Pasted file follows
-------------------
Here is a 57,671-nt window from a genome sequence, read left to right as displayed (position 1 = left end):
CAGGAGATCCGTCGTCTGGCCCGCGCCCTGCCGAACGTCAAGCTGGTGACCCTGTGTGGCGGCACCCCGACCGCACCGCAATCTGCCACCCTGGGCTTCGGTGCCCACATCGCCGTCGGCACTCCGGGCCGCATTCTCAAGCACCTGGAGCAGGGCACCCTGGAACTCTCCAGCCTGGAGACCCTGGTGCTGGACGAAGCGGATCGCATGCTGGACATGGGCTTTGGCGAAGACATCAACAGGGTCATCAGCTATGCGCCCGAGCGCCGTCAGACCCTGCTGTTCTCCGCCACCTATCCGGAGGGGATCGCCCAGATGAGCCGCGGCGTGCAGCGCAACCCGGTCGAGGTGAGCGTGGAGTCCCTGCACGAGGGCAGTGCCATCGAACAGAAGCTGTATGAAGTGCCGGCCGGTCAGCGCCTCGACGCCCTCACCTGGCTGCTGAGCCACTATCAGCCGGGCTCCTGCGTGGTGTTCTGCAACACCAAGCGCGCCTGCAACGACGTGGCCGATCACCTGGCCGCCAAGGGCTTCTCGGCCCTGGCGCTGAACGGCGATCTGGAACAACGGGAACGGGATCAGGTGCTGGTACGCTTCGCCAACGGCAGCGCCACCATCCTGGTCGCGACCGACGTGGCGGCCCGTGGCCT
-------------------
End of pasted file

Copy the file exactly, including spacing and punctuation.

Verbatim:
Here is a 57,671-nt window from a genome sequence, read left to right as displayed (position 1 = left end):
CAGGAGATCCGTCGTCTGGCCCGCGCCCTGCCGAACGTCAAGCTGGTGACCCTGTGTGGCGGCACCCCGACCGCACCGCAATCTGCCACCCTGGGCTTCGGTGCCCACATCGCCGTCGGCACTCCGGGCCGCATTCTCAAGCACCTGGAGCAGGGCACCCTGGAACTCTCCAGCCTGGAGACCCTGGTGCTGGACGAAGCGGATCGCATGCTGGACATGGGCTTTGGCGAAGACATCAACAGGGTCATCAGCTATGCGCCCGAGCGCCGTCAGACCCTGCTGTTCTCCGCCACCTATCCGGAGGGGATCGCCCAGATGAGCCGCGGCGTGCAGCGCAACCCGGTCGAGGTGAGCGTGGAGTCCCTGCACGAGGGCAGTGCCATCGAACAGAAGCTGTATGAAGTGCCGGCCGGTCAGCGCCTCGACGCCCTCACCTGGCTGCTGAGCCACTATCAGCCGGGCTCCTGCGTGGTGTTCTGCAACACCAAGCGCGCCTGCAACGACGTGGCCGATCACCTGGCCGCCAAGGGCTTCTCGGCCCTGGCGCTGAACGGCGATCTGGAACAACGGGAACGGGATCAGGTGCTGGTACGCTTCGCCAACGGCAGCGCCACCATCCTGGTCGCGACCGACGTGGCGGCCCGTGGCCT